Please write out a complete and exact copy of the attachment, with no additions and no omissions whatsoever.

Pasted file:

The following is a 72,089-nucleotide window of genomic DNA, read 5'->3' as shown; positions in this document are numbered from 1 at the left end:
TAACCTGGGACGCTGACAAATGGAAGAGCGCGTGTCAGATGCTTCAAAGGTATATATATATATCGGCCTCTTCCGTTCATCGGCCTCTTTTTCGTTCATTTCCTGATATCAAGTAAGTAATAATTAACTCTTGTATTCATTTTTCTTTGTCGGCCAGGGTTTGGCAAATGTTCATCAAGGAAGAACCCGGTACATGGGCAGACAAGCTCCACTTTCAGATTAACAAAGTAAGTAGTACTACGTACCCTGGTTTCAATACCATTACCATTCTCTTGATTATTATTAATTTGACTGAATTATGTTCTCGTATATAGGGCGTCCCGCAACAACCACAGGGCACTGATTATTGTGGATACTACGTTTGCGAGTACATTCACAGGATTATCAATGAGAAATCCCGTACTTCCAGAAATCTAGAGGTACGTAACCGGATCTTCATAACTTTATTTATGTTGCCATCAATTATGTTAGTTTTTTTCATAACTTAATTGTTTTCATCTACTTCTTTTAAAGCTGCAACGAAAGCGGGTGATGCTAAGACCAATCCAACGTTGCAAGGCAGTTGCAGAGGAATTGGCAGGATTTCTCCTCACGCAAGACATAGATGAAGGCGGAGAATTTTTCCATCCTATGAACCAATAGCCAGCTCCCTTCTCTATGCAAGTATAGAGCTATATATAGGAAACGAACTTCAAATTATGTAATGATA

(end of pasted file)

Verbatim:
The following is a 72,089-nucleotide window of genomic DNA, read 5'->3' as shown; positions in this document are numbered from 1 at the left end:
TAACCTGGGACGCTGACAAATGGAAGAGCGCGTGTCAGATGCTTCAAAGGTATATATATATATCGGCCTCTTCCGTTCATCGGCCTCTTTTTCGTTCATTTCCTGATATCAAGTAAGTAATAATTAACTCTTGTATTCATTTTTCTTTGTCGGCCAGGGTTTGGCAAATGTTCATCAAGGAAGAACCCGGTACATGGGCAGACAAGCTCCACTTTCAGATTAACAAAGTAAGTAGTACTACGTACCCTGGTTTCAATACCATTACCATTCTCTTGATTATTATTAATTTGACTGAATTATGTTCTCGTATATAGGGCGTCCCGCAACAACCACAGGGCACTGATTATTGTGGATACTACGTTTGCGAGTACATTCACAGGATTATCAATGAGAAATCCCGTACTTCCAGAAATCTAGAGGTACGTAACCGGATCTTCATAACTTTATTTATGTTGCCATCAATTATGTTAGTTTTTTTCATAACTTAATTGTTTTCATCTACTTCTTTTAAAGCTGCAACGAAAGCGGGTGATGCTAAGACCAATCCAACGTTGCAAGGCAGTTGCAGAGGAATTGGCAGGATTTCTCCTCACGCAAGACATAGATGAAGGCGGAGAATTTTTCCATCCTATGAACCAATAGCCAGCTCCCTTCTCTATGCAAGTATAGAGCTATATATAGGAAACGAACTTCAAATTATGTAATGATA